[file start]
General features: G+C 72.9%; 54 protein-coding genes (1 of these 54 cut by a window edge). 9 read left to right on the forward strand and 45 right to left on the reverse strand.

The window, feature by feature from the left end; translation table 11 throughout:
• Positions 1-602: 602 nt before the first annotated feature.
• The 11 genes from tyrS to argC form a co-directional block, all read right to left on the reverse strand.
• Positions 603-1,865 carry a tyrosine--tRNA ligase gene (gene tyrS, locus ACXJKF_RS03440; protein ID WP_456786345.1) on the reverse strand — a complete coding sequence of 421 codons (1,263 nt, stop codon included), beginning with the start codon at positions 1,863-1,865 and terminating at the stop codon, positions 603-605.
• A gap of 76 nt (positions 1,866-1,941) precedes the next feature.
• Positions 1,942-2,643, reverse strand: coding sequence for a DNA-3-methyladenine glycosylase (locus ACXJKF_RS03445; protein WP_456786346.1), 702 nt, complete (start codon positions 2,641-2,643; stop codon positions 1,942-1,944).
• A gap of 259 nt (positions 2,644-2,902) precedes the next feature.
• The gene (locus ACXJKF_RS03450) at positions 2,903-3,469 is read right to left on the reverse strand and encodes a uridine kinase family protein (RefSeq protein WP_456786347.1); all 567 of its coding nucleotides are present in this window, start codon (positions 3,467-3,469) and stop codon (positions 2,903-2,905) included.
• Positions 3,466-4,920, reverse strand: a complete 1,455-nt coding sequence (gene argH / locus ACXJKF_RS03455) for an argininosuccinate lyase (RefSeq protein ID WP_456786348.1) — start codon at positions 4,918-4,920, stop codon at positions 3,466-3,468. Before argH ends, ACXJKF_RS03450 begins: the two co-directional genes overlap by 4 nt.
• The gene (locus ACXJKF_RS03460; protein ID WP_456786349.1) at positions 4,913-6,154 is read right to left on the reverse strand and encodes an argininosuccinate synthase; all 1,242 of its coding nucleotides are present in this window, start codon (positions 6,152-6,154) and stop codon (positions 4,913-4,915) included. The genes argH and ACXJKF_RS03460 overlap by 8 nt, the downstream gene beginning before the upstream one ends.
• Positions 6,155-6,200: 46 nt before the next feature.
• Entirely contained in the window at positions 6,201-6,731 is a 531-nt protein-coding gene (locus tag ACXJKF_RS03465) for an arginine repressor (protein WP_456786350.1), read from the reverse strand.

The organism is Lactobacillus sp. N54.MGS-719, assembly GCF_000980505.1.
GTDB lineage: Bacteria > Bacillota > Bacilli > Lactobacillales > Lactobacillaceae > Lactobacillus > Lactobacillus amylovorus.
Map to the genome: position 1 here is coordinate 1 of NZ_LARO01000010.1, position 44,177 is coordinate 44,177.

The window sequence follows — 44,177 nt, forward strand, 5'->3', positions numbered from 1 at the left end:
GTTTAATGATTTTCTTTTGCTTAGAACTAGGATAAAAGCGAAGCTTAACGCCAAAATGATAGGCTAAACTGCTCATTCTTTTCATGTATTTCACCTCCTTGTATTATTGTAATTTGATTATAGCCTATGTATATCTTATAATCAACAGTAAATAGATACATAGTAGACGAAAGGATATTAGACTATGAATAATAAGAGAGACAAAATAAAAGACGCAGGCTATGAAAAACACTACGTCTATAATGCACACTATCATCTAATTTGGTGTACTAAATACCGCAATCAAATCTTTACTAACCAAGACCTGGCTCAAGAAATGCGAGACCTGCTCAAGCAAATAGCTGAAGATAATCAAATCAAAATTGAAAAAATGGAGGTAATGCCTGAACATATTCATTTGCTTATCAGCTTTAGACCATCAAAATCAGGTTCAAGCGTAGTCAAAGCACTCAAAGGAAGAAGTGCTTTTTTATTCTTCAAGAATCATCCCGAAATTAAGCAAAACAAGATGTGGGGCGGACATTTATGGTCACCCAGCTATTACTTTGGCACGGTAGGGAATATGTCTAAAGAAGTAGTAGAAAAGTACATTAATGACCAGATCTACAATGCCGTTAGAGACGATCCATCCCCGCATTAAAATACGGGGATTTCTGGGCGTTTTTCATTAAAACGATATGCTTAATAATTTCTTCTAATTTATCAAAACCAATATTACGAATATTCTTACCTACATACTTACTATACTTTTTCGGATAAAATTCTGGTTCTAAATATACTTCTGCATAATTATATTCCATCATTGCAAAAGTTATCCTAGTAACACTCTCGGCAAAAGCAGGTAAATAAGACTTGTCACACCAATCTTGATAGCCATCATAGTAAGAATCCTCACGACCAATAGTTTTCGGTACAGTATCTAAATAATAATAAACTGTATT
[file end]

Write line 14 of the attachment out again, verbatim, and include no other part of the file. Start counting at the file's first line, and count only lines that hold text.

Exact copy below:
The organism is Lactobacillus sp. N54.MGS-719, assembly GCF_000980505.1.